In the American League Championship game on Tuesday night between the Yankees and Angels, some very poor base management occurred between Yankees catcher Jorge Posada who was on third base and Yankees’ second baseman Robinson Cano, who was running from second base to third. For some reason, Posada didn’t run home, leaving both men on the third base bag at the same time. Angels’ catcher Mike Napoli alertly and correctly tagged out Cano, who was not on the bag anyway, then he noticed that Posada wasn’t on the bag either and tagged him also.
Third base umpire Tim McClelland incorrectly called Posada safe and play resumed. Instant replay clearly showed Posada was not on third base when Napoli tagged him, not from one, but from every single angle. And it didn’t take several minutes. It was shown on the big screen in right field before Angels’ manager Mike Scocia even reached the third base line to argue.
This was just one more in a series of awful calls this post-season. There is no question that we have seen some of the worst officiating this post-season that we have had the displeasure of seeing in a very long time. In the 21 post-season games we have seen to date, going back to the Divisional Series, we have seen horrendous calls made at first base, second base, third base, along the foul line in the outfield, and some very questionable balls and strikes. No series has been immune.
Three weeks ago, in a Southeast Conference football game between the Georgia Bulldogs and the LSU Tigers, with moments left in the game, Georgia scored what they thought was the winning touchdown. As they behaved like young men, reasonably celebrating their significant accomplishment of possibly beating the then 5th ranked team in the country, something shocking happened: The referee in the end zone threw a flag on them for excessive celebration.
This resulted in LSU getting fantastic field position on the ensuing kickoff and scoring relatively quickly and easily to end the game. Immediately after the game, SEC officials reviewed the penalty and declared that there was no excessive celebration by Georgia players and that no flag should have been thrown. While the penalty didn’t specifically cause the Bulldogs to lose, it certainly contributed to their loss.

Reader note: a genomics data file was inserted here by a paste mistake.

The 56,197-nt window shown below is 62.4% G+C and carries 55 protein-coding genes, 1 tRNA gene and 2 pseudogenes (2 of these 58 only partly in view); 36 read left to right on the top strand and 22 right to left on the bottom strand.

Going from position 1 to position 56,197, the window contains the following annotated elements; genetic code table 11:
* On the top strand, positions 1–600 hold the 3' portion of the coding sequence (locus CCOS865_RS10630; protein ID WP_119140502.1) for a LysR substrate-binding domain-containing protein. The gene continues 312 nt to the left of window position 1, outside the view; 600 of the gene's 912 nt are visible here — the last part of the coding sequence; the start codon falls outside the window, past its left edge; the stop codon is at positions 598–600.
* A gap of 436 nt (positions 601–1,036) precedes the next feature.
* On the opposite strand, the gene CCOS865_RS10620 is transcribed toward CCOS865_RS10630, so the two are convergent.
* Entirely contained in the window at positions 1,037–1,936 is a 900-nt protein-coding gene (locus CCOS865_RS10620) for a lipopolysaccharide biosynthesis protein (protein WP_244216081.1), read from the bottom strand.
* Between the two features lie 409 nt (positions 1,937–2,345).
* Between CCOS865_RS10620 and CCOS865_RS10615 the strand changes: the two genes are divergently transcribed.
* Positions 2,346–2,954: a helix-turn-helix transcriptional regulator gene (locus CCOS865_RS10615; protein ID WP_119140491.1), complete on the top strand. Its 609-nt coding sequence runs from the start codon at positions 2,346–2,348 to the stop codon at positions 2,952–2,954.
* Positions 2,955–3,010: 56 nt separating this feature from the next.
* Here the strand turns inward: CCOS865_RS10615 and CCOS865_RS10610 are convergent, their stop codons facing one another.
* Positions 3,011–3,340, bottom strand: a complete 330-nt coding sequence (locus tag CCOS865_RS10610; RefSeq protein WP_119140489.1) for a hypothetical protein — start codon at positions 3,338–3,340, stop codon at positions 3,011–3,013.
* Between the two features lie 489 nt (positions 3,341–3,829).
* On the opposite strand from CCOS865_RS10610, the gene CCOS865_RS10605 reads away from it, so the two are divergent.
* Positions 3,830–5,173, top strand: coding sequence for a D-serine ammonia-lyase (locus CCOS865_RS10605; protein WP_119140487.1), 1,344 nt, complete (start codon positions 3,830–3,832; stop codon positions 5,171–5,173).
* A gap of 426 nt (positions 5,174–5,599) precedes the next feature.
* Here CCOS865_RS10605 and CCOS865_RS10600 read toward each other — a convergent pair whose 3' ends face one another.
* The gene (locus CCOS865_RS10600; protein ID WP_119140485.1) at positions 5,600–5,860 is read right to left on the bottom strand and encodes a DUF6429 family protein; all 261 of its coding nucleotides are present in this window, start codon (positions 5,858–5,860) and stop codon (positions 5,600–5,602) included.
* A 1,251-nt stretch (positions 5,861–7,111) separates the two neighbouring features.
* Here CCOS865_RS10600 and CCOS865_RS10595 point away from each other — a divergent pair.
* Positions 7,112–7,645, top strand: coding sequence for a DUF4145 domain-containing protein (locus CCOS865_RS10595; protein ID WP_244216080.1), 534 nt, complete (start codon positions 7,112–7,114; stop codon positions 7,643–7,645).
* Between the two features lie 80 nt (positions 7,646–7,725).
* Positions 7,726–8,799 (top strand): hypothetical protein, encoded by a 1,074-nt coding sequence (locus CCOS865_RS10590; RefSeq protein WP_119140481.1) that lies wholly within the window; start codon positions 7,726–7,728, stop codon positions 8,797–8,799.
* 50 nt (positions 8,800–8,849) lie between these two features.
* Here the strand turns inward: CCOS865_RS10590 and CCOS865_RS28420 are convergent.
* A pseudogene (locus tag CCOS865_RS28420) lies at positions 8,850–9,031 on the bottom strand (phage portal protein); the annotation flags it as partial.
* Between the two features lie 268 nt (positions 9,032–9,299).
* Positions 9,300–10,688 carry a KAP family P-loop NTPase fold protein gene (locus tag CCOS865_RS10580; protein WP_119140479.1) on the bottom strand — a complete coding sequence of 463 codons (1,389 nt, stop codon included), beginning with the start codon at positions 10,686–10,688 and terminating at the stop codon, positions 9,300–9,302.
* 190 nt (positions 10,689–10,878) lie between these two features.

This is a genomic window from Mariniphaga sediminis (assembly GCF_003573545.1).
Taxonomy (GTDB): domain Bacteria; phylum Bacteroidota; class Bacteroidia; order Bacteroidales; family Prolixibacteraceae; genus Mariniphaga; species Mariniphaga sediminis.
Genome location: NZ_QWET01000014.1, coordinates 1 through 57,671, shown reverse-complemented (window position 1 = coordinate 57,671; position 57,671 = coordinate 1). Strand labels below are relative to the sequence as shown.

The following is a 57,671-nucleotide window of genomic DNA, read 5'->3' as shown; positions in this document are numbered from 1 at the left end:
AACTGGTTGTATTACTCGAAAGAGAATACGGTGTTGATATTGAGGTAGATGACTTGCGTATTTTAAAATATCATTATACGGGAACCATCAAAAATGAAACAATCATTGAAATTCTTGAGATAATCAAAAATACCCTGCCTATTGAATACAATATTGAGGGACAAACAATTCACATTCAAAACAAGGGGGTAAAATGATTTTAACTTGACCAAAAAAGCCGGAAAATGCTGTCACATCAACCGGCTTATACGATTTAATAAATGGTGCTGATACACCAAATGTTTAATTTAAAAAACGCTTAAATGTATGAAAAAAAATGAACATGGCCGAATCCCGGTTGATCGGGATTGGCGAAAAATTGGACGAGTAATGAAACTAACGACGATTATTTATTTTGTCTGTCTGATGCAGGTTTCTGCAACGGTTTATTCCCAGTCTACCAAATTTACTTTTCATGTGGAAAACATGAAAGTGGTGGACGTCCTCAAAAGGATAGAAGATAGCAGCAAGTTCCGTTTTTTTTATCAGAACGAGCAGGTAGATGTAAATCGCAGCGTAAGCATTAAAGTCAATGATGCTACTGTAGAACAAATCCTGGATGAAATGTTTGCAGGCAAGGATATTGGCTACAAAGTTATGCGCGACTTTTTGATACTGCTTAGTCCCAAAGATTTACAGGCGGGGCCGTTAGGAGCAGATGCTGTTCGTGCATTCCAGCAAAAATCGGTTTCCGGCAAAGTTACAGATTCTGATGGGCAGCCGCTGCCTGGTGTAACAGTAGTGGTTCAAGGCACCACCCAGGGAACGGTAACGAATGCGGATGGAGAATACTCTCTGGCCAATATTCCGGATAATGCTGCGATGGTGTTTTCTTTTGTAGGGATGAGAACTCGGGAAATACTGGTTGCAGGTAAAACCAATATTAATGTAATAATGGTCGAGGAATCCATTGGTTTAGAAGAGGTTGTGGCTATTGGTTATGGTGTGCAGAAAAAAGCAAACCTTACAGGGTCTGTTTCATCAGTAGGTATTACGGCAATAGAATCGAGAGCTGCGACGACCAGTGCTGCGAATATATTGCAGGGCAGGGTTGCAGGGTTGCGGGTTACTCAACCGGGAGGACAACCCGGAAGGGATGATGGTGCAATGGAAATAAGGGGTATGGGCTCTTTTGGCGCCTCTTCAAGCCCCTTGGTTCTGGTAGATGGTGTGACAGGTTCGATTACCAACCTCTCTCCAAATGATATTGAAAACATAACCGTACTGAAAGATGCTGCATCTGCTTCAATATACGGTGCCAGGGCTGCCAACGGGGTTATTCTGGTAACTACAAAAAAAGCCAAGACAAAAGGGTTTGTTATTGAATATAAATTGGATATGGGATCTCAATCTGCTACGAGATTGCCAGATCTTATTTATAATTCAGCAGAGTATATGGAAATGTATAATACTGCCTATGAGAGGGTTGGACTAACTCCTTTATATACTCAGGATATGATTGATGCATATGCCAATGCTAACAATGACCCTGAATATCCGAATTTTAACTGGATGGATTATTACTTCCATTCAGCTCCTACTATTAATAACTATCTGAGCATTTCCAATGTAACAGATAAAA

Last Saturday, the #1 ranked team in the nation, the Florida Gators, played at home against the unranked Arkansas Razorbacks. The Razorbacks gave the Gators one of their toughest games of the season, leading by a touchdown nearly the entire game. Late in the 4th quarter, Arkansas was hit with a 10-yard unsportsmanlike conduct penalty that gave Florida a 1st down and helped fuel their game tying touchdown. Florida ultimately won the game with a last second field goal. The next day, both SEC officials and the head referee, the one who made the actual call, said that the call should not have been made and it was a bad call. The block thrown by the Arkansas player was a clean hit and there was nothing wrong with the play. Again, the call didn’t cause Florida to win the game, but was a contributing factor.
Oh, the point to this, in case you’re wondering is that it was the exact same referee crew in both the LSU-Georgia game as the Arkansas-Florida game. The SEC has taken swift and decisive action and has suspended the entire crew. They are not eligible to work their next scheduled game, and are not allowed to work another game until November 14th. It is still up in the air whether or not they will be allowed to work a bowl game or not.
Major League Baseball can learn a lot from this example. Note the phrase quick and decisive action. While it’s true that umpires who work one post-series of games do not work the next series (baseball’s way of spreading the wealth). For example, the team that is working the NLCS cannot work the World Series. It’s also very clear that when an umpire makes a call that is so apparently wrong that it’s admitted by all parties immediately after the game, he shouldn’t be allowed to work the next game in the series. Particularly when that botched call directly affects the outcome of the game, or a scoring situation, as we’ve seen several times already this post-season.
Yes, umpires are human, and they make mistakes. But the problem is that baseball’s outright refusal to use instant replay, compounded by the overall arrogance of the umpires in general is so great that they often don’t even feel the need to confer with colleagues to make sure they got the call right, begs for something to be done.
This is the last season under the current umpire’s Collective Bargaining Agreement. A new CBA will begin with the 2010 season. There is still time to work out new details and put in new procedures for umpires to follow. There is still time to give them the help they so desperately need to get the calls right. There is still time to put in punishments for umpires who don’t perform to the levels that is expected of them at the major league level.
Why can’t they be suspended for a series or two? Why can’t they be sent back to Triple-A for 30 days for extra instruction? Players are when they don’t perform. So are coaches and managers. What makes umpires special that they should get any different treatment?
This is the opportunity for change. Right now. If things keep going in the direction they are, or stay the same, baseball has no one to blame but themselves.